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Logitech's latest media keyboard is designed for your smart TV

Engadget - Sat, 2018-09-22 22:10
There aren't many media keyboards devoted to smart TVs (they tend to be built for home theater PCs), but Logitech might have just given you another viable option. Its new K600 offers a compact keyboard-and-trackpad combo designed for modern smart TV...

Huge Trove of Employee Records Discovered At Abandoned Toys 'R' Us

SlashDot - Sat, 2018-09-22 21:34
An anonymous reader writes: Hackaday recently engaged in a bit of urban exploration, taking a look inside of a recently purchased Toys "R" Us location that has been boarded up since the once giant toy store chain folded in June. Inside they found plenty of hardware left behind, from point-of-sale systems to the Cisco networking gear in the server room. But the most interesting find was on paper. In a back office, they found "several boxes" of personal information about the store's employees, from their medical records to photocopies of their driver's licenses and Social Security cards [and also tax forms]. A video included with the article gives the viewer an impression of just how large a collection of files were left behind. The author wonders if the situation in this particular store was a fluke, or if the other [800] Toys "R" Us locations were left in a similar state. The article calls it "a very surprising look at what get's left behind when the money runs out and the employees simply give up...." "We saw the great lengths the company went to protect customer information, so to see how little regard they had for their own people was honestly infuriating."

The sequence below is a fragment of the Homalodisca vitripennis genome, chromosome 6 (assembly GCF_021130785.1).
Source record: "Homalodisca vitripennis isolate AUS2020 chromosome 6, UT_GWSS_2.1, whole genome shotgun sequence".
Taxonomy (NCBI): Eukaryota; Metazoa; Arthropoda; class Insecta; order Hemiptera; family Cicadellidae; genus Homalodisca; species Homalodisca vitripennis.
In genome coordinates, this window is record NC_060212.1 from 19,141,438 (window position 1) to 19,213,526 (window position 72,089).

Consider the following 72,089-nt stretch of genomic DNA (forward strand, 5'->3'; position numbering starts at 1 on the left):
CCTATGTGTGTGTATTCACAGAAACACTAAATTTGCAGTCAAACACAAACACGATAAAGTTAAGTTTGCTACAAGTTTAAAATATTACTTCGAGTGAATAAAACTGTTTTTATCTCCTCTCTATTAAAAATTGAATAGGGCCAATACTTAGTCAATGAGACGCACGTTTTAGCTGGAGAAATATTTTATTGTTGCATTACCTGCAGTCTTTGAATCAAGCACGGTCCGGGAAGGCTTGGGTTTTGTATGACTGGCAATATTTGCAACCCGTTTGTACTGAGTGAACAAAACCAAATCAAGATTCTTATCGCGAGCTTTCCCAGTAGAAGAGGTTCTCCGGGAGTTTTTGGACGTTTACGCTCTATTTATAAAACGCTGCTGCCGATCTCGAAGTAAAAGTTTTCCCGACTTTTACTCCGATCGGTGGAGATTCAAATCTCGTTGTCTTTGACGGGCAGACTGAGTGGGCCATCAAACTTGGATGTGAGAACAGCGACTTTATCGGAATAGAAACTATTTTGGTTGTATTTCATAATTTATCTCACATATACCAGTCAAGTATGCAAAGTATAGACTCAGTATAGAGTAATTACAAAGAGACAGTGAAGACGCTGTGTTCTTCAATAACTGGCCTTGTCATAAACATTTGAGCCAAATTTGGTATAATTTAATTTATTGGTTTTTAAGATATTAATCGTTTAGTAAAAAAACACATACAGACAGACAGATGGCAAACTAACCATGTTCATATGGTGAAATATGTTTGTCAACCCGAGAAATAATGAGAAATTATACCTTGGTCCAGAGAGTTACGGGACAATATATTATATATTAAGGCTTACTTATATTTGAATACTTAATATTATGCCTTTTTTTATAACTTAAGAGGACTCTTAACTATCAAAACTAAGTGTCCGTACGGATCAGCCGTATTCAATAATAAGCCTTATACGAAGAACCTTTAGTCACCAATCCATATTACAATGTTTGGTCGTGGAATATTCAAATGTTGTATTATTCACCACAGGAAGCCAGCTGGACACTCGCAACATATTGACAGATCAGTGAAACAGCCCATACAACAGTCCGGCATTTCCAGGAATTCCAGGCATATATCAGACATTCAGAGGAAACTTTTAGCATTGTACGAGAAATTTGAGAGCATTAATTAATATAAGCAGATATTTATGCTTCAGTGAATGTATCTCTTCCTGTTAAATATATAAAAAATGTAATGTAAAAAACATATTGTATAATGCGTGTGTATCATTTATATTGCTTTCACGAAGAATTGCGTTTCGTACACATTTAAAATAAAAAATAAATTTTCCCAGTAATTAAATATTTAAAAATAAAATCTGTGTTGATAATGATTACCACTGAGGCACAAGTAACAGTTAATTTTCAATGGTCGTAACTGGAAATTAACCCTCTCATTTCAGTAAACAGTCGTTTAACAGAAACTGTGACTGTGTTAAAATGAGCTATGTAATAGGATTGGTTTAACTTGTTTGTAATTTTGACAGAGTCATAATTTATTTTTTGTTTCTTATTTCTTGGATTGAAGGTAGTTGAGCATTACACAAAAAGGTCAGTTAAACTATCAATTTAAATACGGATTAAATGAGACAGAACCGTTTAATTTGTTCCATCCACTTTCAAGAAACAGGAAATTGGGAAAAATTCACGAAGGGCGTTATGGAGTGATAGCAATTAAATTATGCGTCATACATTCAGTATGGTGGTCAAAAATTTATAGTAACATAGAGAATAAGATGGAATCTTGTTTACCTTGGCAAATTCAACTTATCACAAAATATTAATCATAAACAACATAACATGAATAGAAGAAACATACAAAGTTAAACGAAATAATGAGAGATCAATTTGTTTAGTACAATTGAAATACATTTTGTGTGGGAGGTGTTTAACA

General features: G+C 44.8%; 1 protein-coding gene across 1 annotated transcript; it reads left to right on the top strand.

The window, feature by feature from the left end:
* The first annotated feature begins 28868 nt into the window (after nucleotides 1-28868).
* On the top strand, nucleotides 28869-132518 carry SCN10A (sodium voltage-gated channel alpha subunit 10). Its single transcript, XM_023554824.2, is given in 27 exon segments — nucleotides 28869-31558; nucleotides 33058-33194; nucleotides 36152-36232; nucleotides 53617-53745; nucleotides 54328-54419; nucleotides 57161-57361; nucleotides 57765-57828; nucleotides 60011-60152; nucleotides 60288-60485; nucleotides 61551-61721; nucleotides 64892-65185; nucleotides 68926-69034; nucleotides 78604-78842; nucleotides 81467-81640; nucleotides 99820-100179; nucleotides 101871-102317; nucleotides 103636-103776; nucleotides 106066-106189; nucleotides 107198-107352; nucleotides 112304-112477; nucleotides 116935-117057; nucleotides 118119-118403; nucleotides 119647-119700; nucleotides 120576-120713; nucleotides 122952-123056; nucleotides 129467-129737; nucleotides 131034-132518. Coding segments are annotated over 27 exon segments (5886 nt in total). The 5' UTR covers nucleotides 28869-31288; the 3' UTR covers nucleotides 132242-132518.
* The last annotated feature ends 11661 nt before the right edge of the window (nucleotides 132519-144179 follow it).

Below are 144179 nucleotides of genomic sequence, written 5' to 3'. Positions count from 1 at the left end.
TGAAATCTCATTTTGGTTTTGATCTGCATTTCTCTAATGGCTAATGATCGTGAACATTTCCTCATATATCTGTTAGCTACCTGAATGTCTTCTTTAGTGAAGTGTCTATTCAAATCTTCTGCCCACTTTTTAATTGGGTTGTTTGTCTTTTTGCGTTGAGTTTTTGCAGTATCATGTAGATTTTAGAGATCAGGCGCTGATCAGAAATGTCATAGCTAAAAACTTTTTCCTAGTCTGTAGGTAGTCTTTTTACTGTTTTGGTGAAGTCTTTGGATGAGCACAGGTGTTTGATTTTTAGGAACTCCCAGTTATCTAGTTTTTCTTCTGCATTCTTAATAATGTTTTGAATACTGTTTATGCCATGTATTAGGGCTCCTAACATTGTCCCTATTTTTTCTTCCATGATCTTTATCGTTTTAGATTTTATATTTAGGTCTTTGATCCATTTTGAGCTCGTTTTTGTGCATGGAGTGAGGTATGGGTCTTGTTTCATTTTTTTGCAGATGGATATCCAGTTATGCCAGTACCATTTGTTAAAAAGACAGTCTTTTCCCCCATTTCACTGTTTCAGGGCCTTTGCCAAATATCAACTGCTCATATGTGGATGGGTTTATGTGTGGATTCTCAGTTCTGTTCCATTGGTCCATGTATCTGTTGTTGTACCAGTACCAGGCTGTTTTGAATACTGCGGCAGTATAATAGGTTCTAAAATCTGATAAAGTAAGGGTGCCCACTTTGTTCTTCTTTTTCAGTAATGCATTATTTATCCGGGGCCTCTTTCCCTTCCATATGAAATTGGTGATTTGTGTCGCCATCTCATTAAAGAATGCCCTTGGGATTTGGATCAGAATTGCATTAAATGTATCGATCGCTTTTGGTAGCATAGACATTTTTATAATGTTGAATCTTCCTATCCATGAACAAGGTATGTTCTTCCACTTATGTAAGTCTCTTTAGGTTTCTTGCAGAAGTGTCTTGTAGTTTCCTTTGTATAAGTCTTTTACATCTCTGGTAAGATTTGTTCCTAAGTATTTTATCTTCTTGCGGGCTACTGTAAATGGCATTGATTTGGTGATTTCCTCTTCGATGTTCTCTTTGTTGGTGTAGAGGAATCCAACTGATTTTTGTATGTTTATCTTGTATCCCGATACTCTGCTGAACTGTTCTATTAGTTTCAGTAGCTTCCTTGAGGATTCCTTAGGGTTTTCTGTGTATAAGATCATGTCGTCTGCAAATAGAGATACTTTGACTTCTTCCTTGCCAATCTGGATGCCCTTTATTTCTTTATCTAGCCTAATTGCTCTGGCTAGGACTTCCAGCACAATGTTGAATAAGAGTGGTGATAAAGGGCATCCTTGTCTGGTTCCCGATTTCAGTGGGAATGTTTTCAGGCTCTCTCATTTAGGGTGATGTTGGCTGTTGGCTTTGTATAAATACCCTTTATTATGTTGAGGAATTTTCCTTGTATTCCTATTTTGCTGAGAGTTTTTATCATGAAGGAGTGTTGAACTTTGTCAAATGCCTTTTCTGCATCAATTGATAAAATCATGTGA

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Tommy Wiseau's wonderfully terrible 'The Room' is free on YouTube

Engadget - Sat, 2018-09-22 20:36
You no longer have to go to a special screening (or track down bootlegs) to watch The Room. Tommy Wiseau has posted his so-bad-it's-good classic movie on YouTube for free in its entirety. If you've ever wanted to relive every "oh hi" moment or see...